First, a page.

Taijuan Walker was shut down for a week due to a bursa in his right shoulder. Isn’t a bursa a type of Ethiopian bread? Sounds more like Somalians are holding my beautiful, upside starting pitcher captive. Only Captain Phillips can get me out of this mess…by being taken captive for two hours of a two hour and twenty minute movie and then being saved by characters we don’t even empathize with. Snooze. True story, schmue story, give Phillips a hidden machine gun in his rectum and let him shoot his way out by farting! This is starting to sound bad for Walker. I haven’t moved him in my top 80 starters for 2014 fantasy baseball yet, and, since I only have him down for 170 IP in my projections, I’m not changing anything, but I’d definitely be careful about pairing Walker with lots of other risk. As of right now, Walker will not be ready to start the year in the rotation. Anyway, here’s what else I’ve seen in Spring Training for fantasy baseball:Please, blog, may I have some more?
We at Razzball realize that exporting our views across the country has damaging consequences on the blogosphere. To help make amends, we are reaching out to leading team blogs and featuring their locally blogged answers to pressing 2014 fantasy baseball questions regarding their team. We feel this approach will be fresher, more sustainable, and require less energy consumption (for us anyway). The 2014 Reds Fantasy Baseball Preview comes courtesy of Wick Terrell from Red Reporter.Please, blog, may I have some more?
Before we get this post-Festivus celebration of the back-end of this mock-u-mentiful draft going, I’d like to pass along a special thanks to our very own Grey Albright and Bryan Curley of Baseball Professor for setting up this multi-site super exposition of this crazy idea, because I apparently have nothing else to with my time during the off-season. If you have no idea what I’m talking about, then you can find the Round 1-5 Recap by clicking on this linkadink. For the Round 6-10 Recap, go ahead and marvel at this linkadink. For the complete results, you can check them out here. (Dat nineties website design, bro.) So let’s go to the jump and get this present unwrapped. HOLIDAY THEMES!Please, blog, may I have some more?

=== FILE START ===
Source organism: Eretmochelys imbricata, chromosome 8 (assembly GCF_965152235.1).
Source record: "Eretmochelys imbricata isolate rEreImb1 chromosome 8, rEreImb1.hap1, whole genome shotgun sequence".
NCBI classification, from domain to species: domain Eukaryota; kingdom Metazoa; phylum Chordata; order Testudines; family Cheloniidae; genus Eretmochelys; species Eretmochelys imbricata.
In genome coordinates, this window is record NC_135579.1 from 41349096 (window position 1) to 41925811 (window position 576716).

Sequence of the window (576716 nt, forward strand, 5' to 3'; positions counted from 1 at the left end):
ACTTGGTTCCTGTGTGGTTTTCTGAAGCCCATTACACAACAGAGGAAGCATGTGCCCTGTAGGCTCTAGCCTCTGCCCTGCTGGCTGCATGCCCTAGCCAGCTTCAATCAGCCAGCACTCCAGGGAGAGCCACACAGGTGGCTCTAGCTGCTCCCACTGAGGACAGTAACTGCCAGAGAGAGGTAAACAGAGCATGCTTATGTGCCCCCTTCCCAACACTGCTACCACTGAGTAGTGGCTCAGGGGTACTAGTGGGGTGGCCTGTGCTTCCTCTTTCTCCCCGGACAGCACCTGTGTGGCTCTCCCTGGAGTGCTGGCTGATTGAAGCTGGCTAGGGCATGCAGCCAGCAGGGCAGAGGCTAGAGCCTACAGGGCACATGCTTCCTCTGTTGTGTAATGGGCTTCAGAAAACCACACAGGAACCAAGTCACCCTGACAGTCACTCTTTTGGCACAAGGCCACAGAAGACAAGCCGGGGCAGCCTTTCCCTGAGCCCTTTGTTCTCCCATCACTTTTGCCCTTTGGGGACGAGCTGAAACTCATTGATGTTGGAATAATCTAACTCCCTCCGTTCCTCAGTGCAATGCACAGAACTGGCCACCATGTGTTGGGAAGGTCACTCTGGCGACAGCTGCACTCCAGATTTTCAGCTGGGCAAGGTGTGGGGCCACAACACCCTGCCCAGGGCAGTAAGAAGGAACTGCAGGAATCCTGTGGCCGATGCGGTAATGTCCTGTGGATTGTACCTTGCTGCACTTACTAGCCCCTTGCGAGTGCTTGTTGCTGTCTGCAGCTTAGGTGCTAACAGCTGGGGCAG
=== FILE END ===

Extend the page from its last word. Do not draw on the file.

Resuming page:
Maybe it’s the rush of the holiday season with two kids or the fact that some major cash is flowing in free agency, but I feel like this year’s offseason is just whizzing by. This will be the last sort of “stat review” for SAGNOF before I head into the territory of value plays for steals in 2014. This post will lay out some of the best and worst catchers in terms of their caught stealing percentages (CS%). Keep in mind that pitchers have a lot to do with holding baserunners as well, and you can find my previous post on the best and worst pitchers against the stolen base here at Razzball. A quick note on the catcher tables – I sorted them by qualified and non-qualified catchers. “Qualified” catchers played more than 1/2 of their team’s games, while “non-qualified” catchers played less than that. Catchers who split times between two teams, like Kurt Suzuki, also end up on the “non-qualified” list. The league average caught stealing percentage in 2013 was 28%, and that hasn’t really changed much over the last 3 years (27% in 2012, 28% in 2011). Last but not least, consider that playing time situations can fluctuate with free agent signings and trades, creating new opportunities for previously non-qualified catchers as the offseason transactions continue. Green columns indicate guys that are easy to run against, and red columns designate the toughest to run against:Please, blog, may I have some more?